So those economic indicators of success on a local level should provide to America that world view that I have of what we can do on a local level and then a state level where we just extended our fuel tax in our state, also.
Get taxes under control, but at the same time we're cutting taxes, you've got to reduce the growth of government.
GIBSON: But I want to come back to the question. I want to know, because you've advertised yourselves now as the party of change. I want to know what you would change in the Bush economic principles. What you said to be at the beginning I don't think anybody in the Bush administration would disagree with. What do you change in the Bush economic plans?
PALIN: We have got to make sure that we reform the oversight, also, of the agencies, including the quasi government agencies, like Freddie and Fannie, those things that have created an atmosphere here in America where people are fearful of losing their homes.
People are looking at job loss. People are looking at unaffordable health care for their families. We have got to reform the oversight of these agencies that have such control over Americans' pocketbook. And when we see the excess of corporate America, we see the excess of some of these agencies -- let me go back to Fannie and Freddie.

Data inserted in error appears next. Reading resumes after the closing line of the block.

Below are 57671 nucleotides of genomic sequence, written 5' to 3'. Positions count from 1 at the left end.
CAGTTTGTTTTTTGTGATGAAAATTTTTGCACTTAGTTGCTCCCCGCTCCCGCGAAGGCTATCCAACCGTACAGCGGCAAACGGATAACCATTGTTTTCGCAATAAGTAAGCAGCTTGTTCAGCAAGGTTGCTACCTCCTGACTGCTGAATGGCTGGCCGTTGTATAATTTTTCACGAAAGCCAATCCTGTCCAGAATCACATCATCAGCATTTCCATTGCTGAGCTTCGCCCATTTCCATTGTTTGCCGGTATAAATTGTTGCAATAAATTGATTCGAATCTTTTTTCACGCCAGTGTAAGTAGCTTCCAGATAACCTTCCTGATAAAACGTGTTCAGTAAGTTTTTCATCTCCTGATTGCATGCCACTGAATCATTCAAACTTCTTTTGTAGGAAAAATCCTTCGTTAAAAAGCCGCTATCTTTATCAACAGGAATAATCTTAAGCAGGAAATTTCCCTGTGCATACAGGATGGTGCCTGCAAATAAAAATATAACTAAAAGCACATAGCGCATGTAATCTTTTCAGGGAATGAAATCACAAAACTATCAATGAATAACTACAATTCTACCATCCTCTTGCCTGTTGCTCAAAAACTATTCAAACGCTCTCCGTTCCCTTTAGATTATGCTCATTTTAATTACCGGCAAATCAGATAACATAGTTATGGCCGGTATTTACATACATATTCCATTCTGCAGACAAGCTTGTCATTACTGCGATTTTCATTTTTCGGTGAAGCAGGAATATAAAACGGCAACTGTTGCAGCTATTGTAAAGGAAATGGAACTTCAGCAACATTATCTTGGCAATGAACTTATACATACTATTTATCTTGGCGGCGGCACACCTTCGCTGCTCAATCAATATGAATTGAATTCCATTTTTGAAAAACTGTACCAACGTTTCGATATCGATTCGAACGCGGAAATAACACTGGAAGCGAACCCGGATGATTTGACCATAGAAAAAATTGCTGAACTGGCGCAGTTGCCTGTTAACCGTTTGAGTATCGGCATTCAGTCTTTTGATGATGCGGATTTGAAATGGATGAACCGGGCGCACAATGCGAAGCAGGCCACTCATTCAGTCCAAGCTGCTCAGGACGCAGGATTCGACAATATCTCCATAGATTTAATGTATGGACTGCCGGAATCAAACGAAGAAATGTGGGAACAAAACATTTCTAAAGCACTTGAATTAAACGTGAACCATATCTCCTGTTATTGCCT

When we see Americans trusting these agencies with $5 trillion worth of our mortgages, we're trusting them to invest wisely and to not be digging themselves into such a hole that government has to come in and bail them out.
When we trust that, and yet we see the poor management that has resulted in the situation we're facing today and, at the same time, we see those managers leaving with $20 million golden parachutes, that's the type of reform that we need to stop that kind of excess. That is abuse of the American public trust and we have to reform that.
GIBSON: So let me summarize the three things that you'd change in the Bush economic plans. One, two, three.
PALIN: Reduce taxes, control spending, reform the oversight and the overseeing agencies and committees to make sure that America's dollars and investments are protected. And when these agencies and financial institutions are spending other people's moneys, government can play an appropriate role there in the stringent oversight so Americans can trust those investments.
GIBSON: So let me break some of those down. You talk about spending. How much smaller would a McCain budget be? Where would you cut?
PALIN: We're going to find efficiencies in every department. We have got to. There are some things that I think should be off the table. Veterans' programs, off the table. You know, we owe it to our veterans and that's the greatest manifestation that we can show in terms of support for our military, those who are in public service fighting for America. It's to make sure that our veterans are taken care of and the promises that we've made to them are fulfilled.
GIBSON: So you'd take military off the table and veterans' benefits. That's 20 percent of the budget.
PALIN: Veterans' benefits should be off the table.
GIBSON: Take entitlements off the table or would you reform Social Security?